Evergreen Content, Automated Video Production, News Corp.’s Social Media Stance, Time Inc.’s Restructuring, TFP’s Infographic Pick of the Week

Welcome to Technology for Publishing’s roundup of news and tips for media industry pros! This week, we’re sharing stories about how publishers are getting the most value from their evergreen content, automation tools that are helping publishers significantly boost their video output, News Corp.’s reluctance to give up control to social media sites like Facebook, a reorganization at Time Inc., and more.

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  • Making old content new again is one way today’s publishers are getting the most value from their editorial spend—and keeping up with social media’s daily churn. According to Digiday, companies like BuzzFeed are widely using approaches like iterating, meaning it uses the “frame” of popular posts for other similar ones, adapting them to various topics and communities, and translating the posts into different languages—greatly reducing the amount of work needed by staff. Publishers are also using adaptation strategies, whereby text is turned into video and vice versa, for example. The article pointed out that good evergreen content boosts publishers in search as well. “When we write something, it has to be good for probably six months to three years,” said Ask.com CEO Neil Vogel in the article, noting the site isn’t focused on breaking news but on solving problems people use search to find out about.
  • In the rush to cash in on the surge in video, particularly on Facebook and other social platforms, publishers are increasingly turning to automation to speed production and quickly grow volume, according to The New York Times. Tronc (formerly Tribune Publishing), for example, has an ambitious plan to go from “a couple hundred” videos per day to some 2,000 daily, it said, with the primary objective being to increase ad revenue as online advertising continues to lag and print declines. To streamline current production processes—and in some cases achieve near-full automation—Tronc and others are partnering with leading service providers like Wochit and Wibbitz, which analyze and summarize text and then provide photos, video clips, human narration, and computerized voice-overs to go with it. They also offer tools to add captions and other features. Noting levels of automation vary among publishers, the report said the “personal touch” is still important: “If you don’t touch it, consumers can quickly recognize it is not a high-quality product,” said USA Today’s Chris Pirrone.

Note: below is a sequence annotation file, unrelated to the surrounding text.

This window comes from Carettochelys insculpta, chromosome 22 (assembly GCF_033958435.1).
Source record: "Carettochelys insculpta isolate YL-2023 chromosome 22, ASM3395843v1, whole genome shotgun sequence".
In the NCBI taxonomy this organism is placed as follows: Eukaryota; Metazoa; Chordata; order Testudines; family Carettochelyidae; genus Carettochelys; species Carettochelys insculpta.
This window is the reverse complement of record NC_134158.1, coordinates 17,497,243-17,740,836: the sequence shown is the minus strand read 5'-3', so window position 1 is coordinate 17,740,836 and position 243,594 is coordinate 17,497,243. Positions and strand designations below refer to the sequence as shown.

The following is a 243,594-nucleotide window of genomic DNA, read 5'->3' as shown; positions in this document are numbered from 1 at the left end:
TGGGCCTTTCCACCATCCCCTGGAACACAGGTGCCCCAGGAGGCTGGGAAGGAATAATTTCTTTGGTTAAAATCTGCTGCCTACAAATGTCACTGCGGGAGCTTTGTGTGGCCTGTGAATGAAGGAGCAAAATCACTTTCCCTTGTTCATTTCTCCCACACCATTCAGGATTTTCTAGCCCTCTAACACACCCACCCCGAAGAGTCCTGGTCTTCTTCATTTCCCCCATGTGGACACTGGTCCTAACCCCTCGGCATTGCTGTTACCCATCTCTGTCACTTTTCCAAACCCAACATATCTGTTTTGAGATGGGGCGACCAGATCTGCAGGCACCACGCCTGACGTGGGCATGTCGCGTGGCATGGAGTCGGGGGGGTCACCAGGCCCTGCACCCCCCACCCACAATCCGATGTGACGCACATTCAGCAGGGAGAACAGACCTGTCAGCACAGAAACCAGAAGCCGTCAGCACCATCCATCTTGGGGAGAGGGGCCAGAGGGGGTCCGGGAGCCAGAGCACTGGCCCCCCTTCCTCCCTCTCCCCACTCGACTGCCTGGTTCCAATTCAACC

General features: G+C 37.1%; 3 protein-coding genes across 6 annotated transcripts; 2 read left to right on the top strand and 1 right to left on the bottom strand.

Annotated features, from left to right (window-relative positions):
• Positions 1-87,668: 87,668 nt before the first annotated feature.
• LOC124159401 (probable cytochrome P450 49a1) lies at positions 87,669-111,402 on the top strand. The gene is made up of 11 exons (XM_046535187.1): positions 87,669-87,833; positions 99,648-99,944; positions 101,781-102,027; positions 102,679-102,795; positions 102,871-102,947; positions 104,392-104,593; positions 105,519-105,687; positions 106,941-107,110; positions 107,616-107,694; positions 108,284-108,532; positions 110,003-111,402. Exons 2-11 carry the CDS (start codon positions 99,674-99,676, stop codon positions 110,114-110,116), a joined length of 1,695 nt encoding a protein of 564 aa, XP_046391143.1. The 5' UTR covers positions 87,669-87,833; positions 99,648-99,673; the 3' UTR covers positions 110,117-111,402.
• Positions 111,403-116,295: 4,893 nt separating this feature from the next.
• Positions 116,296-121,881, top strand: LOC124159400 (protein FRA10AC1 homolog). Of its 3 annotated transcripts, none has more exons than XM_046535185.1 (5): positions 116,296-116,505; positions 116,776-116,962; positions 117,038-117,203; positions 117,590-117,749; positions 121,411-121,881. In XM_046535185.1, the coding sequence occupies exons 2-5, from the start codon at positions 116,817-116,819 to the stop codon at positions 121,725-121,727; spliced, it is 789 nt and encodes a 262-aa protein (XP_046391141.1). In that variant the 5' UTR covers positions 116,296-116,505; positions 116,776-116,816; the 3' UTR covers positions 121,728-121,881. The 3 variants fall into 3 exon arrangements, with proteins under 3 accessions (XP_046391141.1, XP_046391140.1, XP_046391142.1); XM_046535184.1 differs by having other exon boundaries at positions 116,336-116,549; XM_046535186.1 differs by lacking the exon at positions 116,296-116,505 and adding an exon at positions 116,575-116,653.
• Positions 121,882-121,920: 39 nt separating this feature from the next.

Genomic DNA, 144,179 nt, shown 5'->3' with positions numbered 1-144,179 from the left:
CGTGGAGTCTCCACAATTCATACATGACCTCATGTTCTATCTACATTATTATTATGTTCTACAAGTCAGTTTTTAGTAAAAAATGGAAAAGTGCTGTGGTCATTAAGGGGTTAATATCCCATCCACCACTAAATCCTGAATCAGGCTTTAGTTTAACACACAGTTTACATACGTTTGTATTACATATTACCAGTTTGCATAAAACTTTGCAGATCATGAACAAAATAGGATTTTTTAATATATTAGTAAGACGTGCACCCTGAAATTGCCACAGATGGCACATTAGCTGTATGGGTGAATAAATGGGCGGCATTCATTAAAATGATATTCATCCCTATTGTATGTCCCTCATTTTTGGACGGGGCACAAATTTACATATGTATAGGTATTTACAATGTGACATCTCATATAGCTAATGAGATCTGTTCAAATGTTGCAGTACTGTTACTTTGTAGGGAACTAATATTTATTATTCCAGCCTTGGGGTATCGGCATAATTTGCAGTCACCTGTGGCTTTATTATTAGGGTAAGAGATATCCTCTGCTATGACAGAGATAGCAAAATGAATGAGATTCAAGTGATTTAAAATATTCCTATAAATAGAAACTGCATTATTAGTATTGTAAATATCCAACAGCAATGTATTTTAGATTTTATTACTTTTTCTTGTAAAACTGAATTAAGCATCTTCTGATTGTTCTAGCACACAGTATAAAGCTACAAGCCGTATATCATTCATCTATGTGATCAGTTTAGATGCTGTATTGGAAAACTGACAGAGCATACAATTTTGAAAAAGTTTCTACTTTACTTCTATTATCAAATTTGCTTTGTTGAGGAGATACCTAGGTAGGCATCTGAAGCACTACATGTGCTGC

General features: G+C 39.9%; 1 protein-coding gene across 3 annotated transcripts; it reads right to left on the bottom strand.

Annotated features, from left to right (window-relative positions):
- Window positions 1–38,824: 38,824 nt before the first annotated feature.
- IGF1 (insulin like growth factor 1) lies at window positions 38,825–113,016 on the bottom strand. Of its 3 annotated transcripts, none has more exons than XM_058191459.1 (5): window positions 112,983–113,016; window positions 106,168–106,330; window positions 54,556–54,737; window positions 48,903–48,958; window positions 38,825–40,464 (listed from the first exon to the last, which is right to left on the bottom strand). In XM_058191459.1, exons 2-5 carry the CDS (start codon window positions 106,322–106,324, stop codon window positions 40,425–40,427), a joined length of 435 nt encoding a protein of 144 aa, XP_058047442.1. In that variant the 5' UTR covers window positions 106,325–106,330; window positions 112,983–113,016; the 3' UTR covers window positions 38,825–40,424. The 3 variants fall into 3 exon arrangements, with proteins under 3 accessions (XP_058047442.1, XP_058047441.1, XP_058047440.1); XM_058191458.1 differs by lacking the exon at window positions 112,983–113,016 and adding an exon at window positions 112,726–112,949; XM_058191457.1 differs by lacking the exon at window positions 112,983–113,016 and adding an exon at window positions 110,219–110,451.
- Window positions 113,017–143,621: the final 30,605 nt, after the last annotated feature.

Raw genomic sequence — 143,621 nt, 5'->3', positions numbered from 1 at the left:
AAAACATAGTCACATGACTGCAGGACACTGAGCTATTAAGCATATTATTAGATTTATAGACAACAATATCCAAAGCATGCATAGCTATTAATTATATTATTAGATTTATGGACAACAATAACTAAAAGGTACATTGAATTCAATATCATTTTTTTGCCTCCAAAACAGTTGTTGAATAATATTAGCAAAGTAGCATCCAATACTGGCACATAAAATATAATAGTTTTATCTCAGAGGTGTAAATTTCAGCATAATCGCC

• Not everyone is jumping on the Facebook video bandwagon. A Bloomberg article said Rupert Murdoch’s News Corp. remains “wary” of the social network and is holding out on any deals to produce live video for the site. And while others publishers have gone all in on Instant Articles, The Wall Street Journal offers only technology stories through the service, it said. The Journal “has put a stake in the ground about maintaining full control over the data around the relationship with its audience,” said media executive Vivian Schiller—despite the fact that 63% of its global desktop social media visitors come from Facebook. The article said while News Corp. is in ongoing discussions with Facebook, no agreements are “imminent.” Summing up the publisher’s view of social media, senior VP Raju Narisetti said, “We don’t believe that panic and pandering is a strategy. [News Corp. must] resolve to not mortgage our future for the latest ‘new-new’ seductive feature dangled as a come-hither by those who have no desire to pay for the creation and sustenance of vital journalism.”
  • Elsewhere, Time Inc. CEO Joe Ripp announced a restructuring plan that includes, among other changes, the departure of executive vice president Evelyn Webster and the promotion of Fortune editor Alan Murray to the role of chief content officer, replacing Norman Pearlstine. According to a WWD post, brands will now report to EVP Rich Battista, and Pearlstine will take on the new role of vice chairman, overseeing international growth. Ripp said in a memo to staffers that the reorg, affecting advertising sales, editorial, and brand development groups, is intended to “transition our brands to become true multimedia, multiplatform businesses and to introduce an entrepreneurial spirit and investment culture into the organization.”

On the Technology for Publishing Blog

Photo: Digiday

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Posted by: Monica Sambataro

Monica Sambataro is a contributing editor and copyeditor for Technology for Publishing. Her publishing background includes work for leading technology- and business-related magazines and websites.